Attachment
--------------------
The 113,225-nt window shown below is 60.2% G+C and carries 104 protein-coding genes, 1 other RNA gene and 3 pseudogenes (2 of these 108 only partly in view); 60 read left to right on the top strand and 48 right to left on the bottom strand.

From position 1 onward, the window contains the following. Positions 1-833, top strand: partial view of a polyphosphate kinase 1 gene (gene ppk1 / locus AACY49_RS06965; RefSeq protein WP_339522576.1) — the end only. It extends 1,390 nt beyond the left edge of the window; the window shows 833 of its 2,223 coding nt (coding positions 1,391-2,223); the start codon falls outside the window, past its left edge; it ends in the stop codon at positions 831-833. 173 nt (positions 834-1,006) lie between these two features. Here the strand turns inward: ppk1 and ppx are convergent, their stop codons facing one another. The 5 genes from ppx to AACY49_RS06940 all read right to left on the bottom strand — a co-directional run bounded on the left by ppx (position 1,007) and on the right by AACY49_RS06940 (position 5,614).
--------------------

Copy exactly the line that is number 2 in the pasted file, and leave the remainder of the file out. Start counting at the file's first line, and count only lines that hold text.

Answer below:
From position 1 onward, the window contains the following. Positions 1-833, top strand: partial view of a polyphosphate kinase 1 gene (gene ppk1 / locus AACY49_RS06965; RefSeq protein WP_339522576.1) — the end only. It extends 1,390 nt beyond the left edge of the window; the window shows 833 of its 2,223 coding nt (coding positions 1,391-2,223); the start codon falls outside the window, past its left edge; it ends in the stop codon at positions 831-833. 173 nt (positions 834-1,006) lie between these two features. Here the strand turns inward: ppk1 and ppx are convergent, their stop codons facing one another. The 5 genes from ppx to AACY49_RS06940 all read right to left on the bottom strand — a co-directional run bounded on the left by ppx (position 1,007) and on the right by AACY49_RS06940 (position 5,614).